You leave us: you will see the Rhine,
And those fair hills I sail’d below,
When I was there with him; and go
By summer belts of wheat and vine
To where he breathed his latest breath,
That City. All her splendour seems
No livelier than the wisp that gleams
On Lethe in the eyes of Death.
Let her great Danube rolling fair
Enwind her isles, unmark’d of me:
I have not seen, I will not see
Vienna; rather dream that there,
A treble darkness, Evil haunts
The birth, the bridal; friend from friend
Is oftener parted, fathers bend
Above more graves, a thousand wants
Gnarr at the heels of men, and prey
By each cold hearth, and sadness flings
Her shadow on the blaze of kings:
And yet myself have heard him say,
That not in any mother town
With statelier progress to and fro
The double tides of chariots flow
By park and suburb under brown
Of lustier leaves; nor more content,
He told me, lives in any crowd,
When all is gay with lamps, and loud
With sport and song, in booth and tent,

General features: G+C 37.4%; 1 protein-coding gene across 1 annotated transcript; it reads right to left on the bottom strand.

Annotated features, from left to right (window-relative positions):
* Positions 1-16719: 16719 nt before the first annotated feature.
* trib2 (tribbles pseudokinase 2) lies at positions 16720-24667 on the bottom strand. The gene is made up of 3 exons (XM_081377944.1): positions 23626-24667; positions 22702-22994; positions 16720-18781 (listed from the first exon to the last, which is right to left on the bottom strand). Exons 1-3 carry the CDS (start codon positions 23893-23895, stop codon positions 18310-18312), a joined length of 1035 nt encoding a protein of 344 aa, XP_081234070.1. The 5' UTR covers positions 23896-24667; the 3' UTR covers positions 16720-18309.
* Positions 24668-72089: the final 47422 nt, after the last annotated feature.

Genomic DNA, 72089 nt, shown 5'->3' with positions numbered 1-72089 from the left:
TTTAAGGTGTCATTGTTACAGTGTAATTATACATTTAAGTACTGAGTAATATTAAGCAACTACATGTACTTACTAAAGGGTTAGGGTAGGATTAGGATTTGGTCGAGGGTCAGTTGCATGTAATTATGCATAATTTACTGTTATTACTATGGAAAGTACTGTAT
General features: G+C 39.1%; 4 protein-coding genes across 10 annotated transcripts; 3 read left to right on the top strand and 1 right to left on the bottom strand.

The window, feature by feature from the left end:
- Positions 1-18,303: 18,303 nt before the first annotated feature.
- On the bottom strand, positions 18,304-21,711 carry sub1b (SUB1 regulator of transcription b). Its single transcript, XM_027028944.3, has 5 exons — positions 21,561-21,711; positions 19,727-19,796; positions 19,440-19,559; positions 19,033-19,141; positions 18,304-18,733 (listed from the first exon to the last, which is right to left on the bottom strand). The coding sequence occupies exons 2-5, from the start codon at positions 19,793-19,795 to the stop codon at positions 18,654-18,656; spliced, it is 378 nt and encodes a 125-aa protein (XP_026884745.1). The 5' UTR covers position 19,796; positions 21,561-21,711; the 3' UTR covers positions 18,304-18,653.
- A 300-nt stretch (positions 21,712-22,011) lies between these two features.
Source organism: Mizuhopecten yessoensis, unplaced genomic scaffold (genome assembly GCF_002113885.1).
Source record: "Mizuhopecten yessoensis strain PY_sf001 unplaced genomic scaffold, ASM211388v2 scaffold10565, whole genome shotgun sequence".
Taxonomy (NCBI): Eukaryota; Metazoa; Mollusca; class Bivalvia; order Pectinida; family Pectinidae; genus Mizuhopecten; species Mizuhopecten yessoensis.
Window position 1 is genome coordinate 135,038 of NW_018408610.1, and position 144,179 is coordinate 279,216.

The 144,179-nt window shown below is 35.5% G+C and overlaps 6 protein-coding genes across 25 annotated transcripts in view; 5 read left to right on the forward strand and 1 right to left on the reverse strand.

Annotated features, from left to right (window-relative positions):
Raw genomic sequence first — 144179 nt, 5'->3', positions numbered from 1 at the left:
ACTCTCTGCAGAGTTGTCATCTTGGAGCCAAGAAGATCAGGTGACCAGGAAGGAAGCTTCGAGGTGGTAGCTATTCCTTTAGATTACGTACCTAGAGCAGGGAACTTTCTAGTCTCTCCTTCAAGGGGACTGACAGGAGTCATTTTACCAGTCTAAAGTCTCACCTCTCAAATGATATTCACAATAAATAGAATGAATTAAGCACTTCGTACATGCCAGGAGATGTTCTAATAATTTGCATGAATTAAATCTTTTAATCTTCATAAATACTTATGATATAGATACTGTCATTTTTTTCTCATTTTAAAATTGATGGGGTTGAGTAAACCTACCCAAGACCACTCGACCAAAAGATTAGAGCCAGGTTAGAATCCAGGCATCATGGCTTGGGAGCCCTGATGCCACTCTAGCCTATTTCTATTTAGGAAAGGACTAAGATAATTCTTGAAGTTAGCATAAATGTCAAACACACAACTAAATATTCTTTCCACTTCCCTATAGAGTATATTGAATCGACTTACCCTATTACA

Imperial halls, or open plain;
And wheels the circled dance, and breaks
The rocket molten into flakes
Of crimson or in emerald rain.
The contrast between Tennyson’s bereaved imagination of Vienna and the report of the city given by Hallam reveals his knowledge of his own grieved perceptions and the ‘real world’. I think he is saying that both have their integrity. The canto allows the reader to set Tennyson’s grief against the liveliness of a great city.
The theme is instigated by his brother Charles’s honeymoon tour which included Vienna. Although Tennyson does not refer to this fact, it may have been the source of his bitter reflection in the city.
My daughter died in a hospital, where many times staff had worked hard to preserve her life and health. Of course I have no bitterness towards that place, or any other connected with her illness. Perhaps if I had something / someone to blame for her death, I would be able to shake off an abiding melancholy?